From 1987 to 1992 I founded and ran a media production company. Primarily focused on commercial and advertising photography, we mainly did press and billboard ads, calendars, annual reports and a bit of TV commercial stuff.
The company was pretty successful – the last year that I was involved the business had a turnover of more than $1m. And that was with just four of us.
We worked, in the majority of cases, with advertising agencies. Over the course of those five years I did some crazy stuff. Dangling 10 feet out of helicopters, manually retouching each frame of motion picture film to create a special effect because it couldn’t be done in software at the time, stuff like that. I photographed fashion models, titans of business, and even the occasional movie star.
I was happiest in the studio, rather than on location. Being able to control light and shadow, set design, and so on. My ‘weapon of choice’ was most often 5×4 or 10×8 view cameras, like the one at the top of this page. My Sinar P2 was one of my most treasured possessions, which I still keep with me to this day. It holds many memories.
Delivering In More Ways Than Just Business
The thing was, I was never that great as a photographer.
I certainly wasn’t bad, but there were people around who were better. Much better. My stuff was always approved by the agency’s art director, and the client. The images were in focus (when they needed to be) technically well lit, and correctly exposed (remember that we’re talking about a time when everyone was shooting with film – there was no such thing as digital photography). But I always knew that I wasn’t that good.
So how did I get so much photography business, even when (during the early 90s) the world fell into recession?
I didn’t realize it at the time, but it was because I made it as easy as I could for my clients to do business with me. Not just in terms of being easy to contact, being easy to work with during the shoot, or being flexible on pricing. I went further than that. It eventually got to the point where clients actively seeked me out, and looked forward to working with me.
Making Business Easy For Your Customers
What did I do differently to the other, more talented, photographers competing for the same gigs? All kinds of things.
When my contemporaries would arrange a fashion shoot, they would force the models to turn up and look their best at eight o’clock in the morning. At the time – and probably still today – 8.00am isn’t something that many fashion models understand (unless it’s the time they come back home from the party the night before).
So rather than schedule fashion shoots in the morning, I’d organize things to kick off at 9.00pm. The result? Happier models, better photos, and therefore repeat client business.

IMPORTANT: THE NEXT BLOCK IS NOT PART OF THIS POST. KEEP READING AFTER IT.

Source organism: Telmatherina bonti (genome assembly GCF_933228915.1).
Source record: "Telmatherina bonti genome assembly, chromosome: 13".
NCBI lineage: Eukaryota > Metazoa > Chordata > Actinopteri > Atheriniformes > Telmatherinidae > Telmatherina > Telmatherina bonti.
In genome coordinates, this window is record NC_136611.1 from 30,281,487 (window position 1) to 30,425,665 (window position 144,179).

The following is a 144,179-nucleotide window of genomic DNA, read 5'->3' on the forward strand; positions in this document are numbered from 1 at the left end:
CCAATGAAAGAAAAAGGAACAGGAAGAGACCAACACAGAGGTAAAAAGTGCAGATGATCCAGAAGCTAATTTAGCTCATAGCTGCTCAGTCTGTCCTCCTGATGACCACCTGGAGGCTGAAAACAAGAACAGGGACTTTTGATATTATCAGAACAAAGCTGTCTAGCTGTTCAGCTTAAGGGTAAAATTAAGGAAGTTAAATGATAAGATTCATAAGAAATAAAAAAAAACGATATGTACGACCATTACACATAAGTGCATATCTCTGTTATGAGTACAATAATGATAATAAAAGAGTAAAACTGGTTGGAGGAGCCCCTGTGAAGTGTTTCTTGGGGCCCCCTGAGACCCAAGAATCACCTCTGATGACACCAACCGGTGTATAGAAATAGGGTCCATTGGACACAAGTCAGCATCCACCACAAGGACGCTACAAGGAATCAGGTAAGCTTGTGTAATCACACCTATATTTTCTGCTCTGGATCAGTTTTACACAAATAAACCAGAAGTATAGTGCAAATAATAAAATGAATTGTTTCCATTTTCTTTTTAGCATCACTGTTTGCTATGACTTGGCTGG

There were other examples. After shooting an image that followed the creative brief, I’d spend my own time redoing the shot in a way I thought would better convey the client’s message. Sometimes the client would pick my new idea over the original agency creative, but more often they wouldn’t – but that was OK. I had given them a choice they wouldn’t have had otherwise, and they appreciated that.
I would work with junior art directors for free, helping them to realize ad layouts or TV storyboards. I’d sit in on strategy and planning meetings providing input on art direction, brand articulation, and design. I would even present ad pitches to a client on behalf of the ad agency.
I didn’t do all of this hoping that the individuals concerned would feel like they ‘owed’ me something and so give me more commissions. There wasn’t any Jab Jab Jab, Right Hook ulterior motive in my actions. I did it selflessly and honestly, purely for the pleasure of doing it. As a result my professional reputation grew, and the company blossomed. As Steve Martin said, Being So Good They Can’t Ignore You.
Being So Good They Can’t Ignore You
Why should your customers choose you, as opposed to someone else? However you’ve answered that question can be called your competitive advantage.
But how do customers make their choice? It’s not a purely logical one. If it were, ads would simply be a set of bullet points – you wouldn’t need to do anything more.
Buyer decisions are made based upon a combination of tangible criteria – looks, price, features, and so on – as well as a healthy dose of human emotion. Doing one of those things may get you noticed. But doing more than one will definitely put you on their radar.
What are YOU doing to make it easier for your customers to do business with you?
Image © Guillaume Piolle / CC BY 3.0